"They are recognizing some of their vulnerabilities and trying to fix those. But I don’t know that splitting up the co-CEO roles is what will fix the company," he said. The BlackBerry maker reports second-quarter earnings after the market closes Thursday.
Hoffman is "highly skeptical" that RIM—whose sales are lagging rival Apple's iPhone and phones running Google's Android software—is a takeover target.
"Because they have a proprietary operating system, because a lot of their revenue comes from that service-provided model, there’s not a whole lot for somebody to come in and acquire," he said. "At these price levels we don’t expect them to be acquired."
Hoffman has an "underperform" rating on the stock. He said RIM needs to "reconcile that service-provider business model and get into more of an Internet-based model, something that embraces the web more freely."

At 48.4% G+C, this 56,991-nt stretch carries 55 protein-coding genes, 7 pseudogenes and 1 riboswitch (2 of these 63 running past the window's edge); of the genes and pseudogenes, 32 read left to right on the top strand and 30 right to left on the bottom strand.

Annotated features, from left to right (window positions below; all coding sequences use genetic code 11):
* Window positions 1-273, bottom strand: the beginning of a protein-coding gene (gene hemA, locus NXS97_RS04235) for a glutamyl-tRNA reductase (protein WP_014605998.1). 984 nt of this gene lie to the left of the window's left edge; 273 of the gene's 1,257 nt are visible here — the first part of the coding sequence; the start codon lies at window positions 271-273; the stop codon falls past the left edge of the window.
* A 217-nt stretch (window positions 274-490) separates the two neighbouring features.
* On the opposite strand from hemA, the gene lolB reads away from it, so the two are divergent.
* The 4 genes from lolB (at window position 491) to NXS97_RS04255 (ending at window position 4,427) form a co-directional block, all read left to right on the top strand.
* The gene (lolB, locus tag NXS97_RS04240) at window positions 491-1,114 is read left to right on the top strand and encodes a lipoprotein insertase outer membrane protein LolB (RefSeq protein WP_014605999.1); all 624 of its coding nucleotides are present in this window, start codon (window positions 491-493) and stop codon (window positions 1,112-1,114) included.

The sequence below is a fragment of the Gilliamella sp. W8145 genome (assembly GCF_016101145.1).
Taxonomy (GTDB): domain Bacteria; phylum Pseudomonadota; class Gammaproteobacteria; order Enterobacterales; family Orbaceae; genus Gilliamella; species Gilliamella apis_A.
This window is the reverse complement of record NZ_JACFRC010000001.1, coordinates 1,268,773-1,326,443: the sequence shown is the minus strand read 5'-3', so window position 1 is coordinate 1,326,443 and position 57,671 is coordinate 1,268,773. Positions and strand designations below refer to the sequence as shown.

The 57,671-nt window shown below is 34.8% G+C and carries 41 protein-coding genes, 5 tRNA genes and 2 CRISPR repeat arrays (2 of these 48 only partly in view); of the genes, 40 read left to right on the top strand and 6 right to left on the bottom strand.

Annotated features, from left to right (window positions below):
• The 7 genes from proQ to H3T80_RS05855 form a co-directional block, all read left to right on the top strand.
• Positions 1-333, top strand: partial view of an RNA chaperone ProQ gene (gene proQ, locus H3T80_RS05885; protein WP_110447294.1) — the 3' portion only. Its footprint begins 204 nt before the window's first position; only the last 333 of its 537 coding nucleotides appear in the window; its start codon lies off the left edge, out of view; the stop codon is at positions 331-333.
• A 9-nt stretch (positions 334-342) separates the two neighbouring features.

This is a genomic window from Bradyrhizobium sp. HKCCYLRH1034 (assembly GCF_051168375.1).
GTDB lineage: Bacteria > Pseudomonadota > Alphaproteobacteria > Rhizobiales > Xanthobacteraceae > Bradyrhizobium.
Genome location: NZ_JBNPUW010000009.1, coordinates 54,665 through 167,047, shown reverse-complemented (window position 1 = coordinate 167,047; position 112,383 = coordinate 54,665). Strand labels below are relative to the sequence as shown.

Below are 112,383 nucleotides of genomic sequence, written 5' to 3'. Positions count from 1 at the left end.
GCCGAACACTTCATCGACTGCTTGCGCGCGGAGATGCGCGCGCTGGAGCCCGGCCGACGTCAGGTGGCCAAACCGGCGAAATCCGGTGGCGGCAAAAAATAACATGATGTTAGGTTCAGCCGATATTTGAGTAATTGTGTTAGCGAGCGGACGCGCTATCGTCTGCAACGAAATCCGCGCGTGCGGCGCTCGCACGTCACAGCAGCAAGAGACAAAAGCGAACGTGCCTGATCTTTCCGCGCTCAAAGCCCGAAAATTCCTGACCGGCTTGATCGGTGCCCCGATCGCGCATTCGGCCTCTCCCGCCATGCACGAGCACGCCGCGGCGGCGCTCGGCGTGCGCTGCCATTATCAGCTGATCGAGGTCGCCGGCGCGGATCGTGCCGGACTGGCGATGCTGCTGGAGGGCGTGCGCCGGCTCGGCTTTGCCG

Among the few Wall Street analysts with an upbeat outlook on the company is Sterne Agee, which this week raised its earnings estimates on RIM. It has a “buy” rating on the stock, and set a price target of $35 price target.
Separately, UBS recently raised its price target to $32 a share from $30 a share, with a “neutral” rating.
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Neither Matthew Hoffman nor his company own RIMM shares.